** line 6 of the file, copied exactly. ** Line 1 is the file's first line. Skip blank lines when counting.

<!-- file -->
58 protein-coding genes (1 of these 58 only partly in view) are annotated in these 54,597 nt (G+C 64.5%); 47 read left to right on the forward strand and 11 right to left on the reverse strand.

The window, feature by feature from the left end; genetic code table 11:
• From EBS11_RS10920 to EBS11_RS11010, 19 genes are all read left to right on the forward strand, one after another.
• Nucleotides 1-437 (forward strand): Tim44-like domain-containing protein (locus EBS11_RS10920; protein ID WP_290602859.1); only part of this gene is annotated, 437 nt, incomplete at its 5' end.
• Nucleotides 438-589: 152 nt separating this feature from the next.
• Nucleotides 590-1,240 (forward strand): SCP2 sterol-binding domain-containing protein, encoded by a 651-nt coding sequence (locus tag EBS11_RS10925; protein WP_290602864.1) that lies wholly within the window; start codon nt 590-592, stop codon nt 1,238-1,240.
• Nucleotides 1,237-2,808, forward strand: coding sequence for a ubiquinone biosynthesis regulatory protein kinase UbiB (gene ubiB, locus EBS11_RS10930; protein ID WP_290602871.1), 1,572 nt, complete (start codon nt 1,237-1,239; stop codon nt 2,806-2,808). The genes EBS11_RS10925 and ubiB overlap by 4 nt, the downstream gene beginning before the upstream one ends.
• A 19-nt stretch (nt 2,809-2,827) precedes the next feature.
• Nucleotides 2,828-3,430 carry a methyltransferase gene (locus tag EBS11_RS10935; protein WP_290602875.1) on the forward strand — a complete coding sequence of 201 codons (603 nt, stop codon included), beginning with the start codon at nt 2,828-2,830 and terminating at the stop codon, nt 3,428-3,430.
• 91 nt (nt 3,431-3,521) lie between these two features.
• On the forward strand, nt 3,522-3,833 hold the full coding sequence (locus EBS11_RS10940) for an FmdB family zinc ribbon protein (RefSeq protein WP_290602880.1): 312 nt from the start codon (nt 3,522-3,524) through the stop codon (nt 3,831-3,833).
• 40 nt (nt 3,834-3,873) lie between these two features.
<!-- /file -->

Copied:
• Nucleotides 590-1,240 (forward strand): SCP2 sterol-binding domain-containing protein, encoded by a 651-nt coding sequence (locus tag EBS11_RS10925; protein WP_290602864.1) that lies wholly within the window; start codon nt 590-592, stop codon nt 1,238-1,240.